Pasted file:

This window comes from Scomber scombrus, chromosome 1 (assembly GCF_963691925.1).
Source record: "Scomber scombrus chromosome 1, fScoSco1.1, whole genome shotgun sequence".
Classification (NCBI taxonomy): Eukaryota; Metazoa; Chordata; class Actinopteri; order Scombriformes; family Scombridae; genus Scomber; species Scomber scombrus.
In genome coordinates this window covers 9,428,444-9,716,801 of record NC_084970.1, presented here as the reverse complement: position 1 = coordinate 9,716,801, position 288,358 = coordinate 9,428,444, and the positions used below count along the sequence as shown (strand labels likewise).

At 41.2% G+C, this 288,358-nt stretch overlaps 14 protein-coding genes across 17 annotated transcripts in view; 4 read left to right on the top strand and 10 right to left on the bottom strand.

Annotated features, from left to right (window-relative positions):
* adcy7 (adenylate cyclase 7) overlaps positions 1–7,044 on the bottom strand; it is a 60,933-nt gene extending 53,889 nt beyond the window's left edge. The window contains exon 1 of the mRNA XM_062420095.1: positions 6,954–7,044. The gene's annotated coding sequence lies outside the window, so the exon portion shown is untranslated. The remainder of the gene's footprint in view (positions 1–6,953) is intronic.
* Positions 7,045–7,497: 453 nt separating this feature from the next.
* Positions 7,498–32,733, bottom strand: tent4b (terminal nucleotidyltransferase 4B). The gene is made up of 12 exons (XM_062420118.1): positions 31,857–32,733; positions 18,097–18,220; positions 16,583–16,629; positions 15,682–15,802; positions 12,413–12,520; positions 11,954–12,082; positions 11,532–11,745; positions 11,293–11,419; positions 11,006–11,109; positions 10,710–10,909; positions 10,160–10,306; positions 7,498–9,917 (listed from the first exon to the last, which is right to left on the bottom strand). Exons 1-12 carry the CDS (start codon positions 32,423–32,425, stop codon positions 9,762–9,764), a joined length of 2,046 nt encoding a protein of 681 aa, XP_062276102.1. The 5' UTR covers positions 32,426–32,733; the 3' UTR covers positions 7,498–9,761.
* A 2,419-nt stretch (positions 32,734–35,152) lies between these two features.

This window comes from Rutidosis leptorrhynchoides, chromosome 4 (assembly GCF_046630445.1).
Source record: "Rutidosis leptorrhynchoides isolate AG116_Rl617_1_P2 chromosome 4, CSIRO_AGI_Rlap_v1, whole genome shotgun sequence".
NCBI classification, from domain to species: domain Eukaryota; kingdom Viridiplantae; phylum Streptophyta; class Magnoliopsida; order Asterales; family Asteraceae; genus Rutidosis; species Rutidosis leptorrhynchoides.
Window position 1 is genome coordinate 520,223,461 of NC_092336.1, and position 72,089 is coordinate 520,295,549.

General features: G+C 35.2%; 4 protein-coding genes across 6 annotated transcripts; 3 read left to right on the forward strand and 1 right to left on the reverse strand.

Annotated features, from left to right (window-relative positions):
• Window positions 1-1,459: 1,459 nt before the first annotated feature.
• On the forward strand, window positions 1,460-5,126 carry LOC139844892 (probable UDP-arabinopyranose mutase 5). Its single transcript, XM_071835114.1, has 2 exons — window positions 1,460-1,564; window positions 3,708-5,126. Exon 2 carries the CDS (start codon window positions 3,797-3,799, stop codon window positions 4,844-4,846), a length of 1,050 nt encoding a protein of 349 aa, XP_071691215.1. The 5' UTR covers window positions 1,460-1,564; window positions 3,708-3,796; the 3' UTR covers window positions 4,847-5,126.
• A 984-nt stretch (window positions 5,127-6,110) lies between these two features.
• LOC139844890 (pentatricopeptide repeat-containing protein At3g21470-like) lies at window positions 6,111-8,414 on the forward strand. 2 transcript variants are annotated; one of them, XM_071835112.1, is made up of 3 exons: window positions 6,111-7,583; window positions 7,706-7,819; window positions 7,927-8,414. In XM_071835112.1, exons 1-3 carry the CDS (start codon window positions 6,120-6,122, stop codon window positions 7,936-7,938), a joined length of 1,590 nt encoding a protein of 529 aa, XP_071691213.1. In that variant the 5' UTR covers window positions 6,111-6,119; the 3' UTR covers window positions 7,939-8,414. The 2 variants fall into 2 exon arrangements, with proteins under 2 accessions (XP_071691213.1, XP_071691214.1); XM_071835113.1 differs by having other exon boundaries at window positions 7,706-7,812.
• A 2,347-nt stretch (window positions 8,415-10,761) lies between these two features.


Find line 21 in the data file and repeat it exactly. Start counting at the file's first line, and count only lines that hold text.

• A 2,347-nt stretch (window positions 8,415-10,761) lies between these two features.